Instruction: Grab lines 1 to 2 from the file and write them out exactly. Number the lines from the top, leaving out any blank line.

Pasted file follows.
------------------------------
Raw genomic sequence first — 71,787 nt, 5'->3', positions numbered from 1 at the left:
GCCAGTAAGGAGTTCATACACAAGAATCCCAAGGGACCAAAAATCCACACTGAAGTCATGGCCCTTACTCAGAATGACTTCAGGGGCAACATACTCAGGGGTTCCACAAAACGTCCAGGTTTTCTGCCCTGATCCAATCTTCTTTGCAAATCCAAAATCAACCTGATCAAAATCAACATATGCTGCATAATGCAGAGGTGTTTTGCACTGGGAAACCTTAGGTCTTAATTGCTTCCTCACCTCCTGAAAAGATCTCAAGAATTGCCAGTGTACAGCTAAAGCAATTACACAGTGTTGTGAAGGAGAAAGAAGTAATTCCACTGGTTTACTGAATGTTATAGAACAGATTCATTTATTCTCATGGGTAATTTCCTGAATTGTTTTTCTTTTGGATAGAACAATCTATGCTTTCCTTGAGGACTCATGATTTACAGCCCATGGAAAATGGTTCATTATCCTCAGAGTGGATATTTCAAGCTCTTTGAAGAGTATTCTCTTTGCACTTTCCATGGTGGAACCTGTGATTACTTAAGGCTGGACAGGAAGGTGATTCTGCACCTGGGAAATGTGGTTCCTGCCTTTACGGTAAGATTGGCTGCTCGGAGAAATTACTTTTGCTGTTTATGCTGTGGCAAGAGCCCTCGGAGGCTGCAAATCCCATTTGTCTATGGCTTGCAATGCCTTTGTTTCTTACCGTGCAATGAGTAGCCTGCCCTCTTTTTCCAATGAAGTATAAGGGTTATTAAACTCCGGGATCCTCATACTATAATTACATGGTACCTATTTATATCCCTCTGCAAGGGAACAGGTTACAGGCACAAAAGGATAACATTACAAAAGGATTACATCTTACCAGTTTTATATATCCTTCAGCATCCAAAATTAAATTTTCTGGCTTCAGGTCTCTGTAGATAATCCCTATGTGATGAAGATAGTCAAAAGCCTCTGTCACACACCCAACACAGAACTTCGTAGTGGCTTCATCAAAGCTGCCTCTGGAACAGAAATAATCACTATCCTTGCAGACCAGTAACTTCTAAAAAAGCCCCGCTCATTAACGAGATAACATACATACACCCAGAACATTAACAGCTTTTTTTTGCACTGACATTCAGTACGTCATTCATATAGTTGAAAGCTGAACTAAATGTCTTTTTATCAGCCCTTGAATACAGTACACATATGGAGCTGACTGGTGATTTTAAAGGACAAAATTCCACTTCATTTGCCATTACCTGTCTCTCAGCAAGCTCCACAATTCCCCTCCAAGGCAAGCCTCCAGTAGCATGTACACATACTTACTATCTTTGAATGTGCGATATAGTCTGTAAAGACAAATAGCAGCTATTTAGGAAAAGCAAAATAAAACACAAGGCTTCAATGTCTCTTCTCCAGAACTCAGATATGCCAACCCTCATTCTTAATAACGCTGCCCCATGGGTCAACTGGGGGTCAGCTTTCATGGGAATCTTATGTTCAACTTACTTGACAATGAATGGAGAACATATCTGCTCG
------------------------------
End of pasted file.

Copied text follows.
Raw genomic sequence first — 71,787 nt, 5'->3', positions numbered from 1 at the left:
GCCAGTAAGGAGTTCATACACAAGAATCCCAAGGGACCAAAAATCCACACTGAAGTCATGGCCCTTACTCAGAATGACTTCAGGGGCAACATACTCAGGGGTTCCACAAAACGTCCAGGTTTTCTGCCCTGATCCAATCTTCTTTGCAAATCCAAAATCAACCTGATCAAAATCAACATATGCTGCATAATGCAGAGGTGTTTTGCACTGGGAAACCTTAGGTCTTAATTGCTTCCTCACCTCCTGAAAAGATCTCAAGAATTGCCAGTGTACAGCTAAAGCAATTACACAGTGTTGTGAAGGAGAAAGAAGTAATTCCACTGGTTTACTGAATGTTATAGAACAGATTCATTTATTCTCATGGGTAATTTCCTGAATTGTTTTTCTTTTGGATAGAACAATCTATGCTTTCCTTGAGGACTCATGATTTACAGCCCATGGAAAATGGTTCATTATCCTCAGAGTGGATATTTCAAGCTCTTTGAAGAGTATTCTCTTTGCACTTTCCATGGTGGAACCTGTGATTACTTAAGGCTGGACAGGAAGGTGATTCTGCACCTGGGAAATGTGGTTCCTGCCTTTACGGTAAGATTGGCTGCTCGGAGAAATTACTTTTGCTGTTTATGCTGTGGCAAGAGCCCTCGGAGGCTGCAAATCCCATTTGTCTATGGCTTGCAATGCCTTTGTTTCTTACCGTGCAATGAGTAGCCTGCCCTCTTTTTCCAATGAAGTATAAGGGTTATTAAACTCCGGGATCCTCATACTATAATTACATGGTACCTATTTATATCCCTCTGCAAGGGAACAGGTTACAGGCACAAAAGGATAACATTACAAAAGGATTACATCTTACCAGTTTTATATATCCTTCAGCATCCAAAATTAAATTTTCTGGCTTCAGGTCTCTGTAGATAATCCCTATGTGATGAAGATAGTCAAAAGCCTCTGTCACACACCCAACACAGAACTTCGTAGTGGCTTCATCAAAGCTGCCTCTGGAACAGAAATAATCACTATCCTTGCAGACCAGTAACTTCTAAAAAAGCCCCGCTCATTAACGAGATAACATACATACACCCAGAACATTAACAGCTTTTTTTTGCACTGACATTCAGTACGTCATTCATATAGTTGAAAGCTGAACTAAATGTCTTTTTATCAGCCCTTGAATACAGTACACATATGGAGCTGACTGGTGATTTTAAAGGACAAAATTCCACTTCATTTGCCATTACCTGTCTCTCAGCAAGCTCCACAATTCCCCTCCAAGGCAAGCCTCCAGTAGCATGTACACATACTTACTATCTTTGAATGTGCGATATAGTCTGTAAAGACAAATAGCAGCTATTTAGGAAAAGCAAAATAAAACACAAGGCTTCAATGTCTCTTCTCCAGAACTCAGATATGCCAACCCTCATTCTTAATAACGCTGCCCCATGGGTCAACTGGGGGTCAGCTTTCATGGGAATCTTATGTTCAACTTACTTGACAATGAATGGAGAACATATCTGCTCG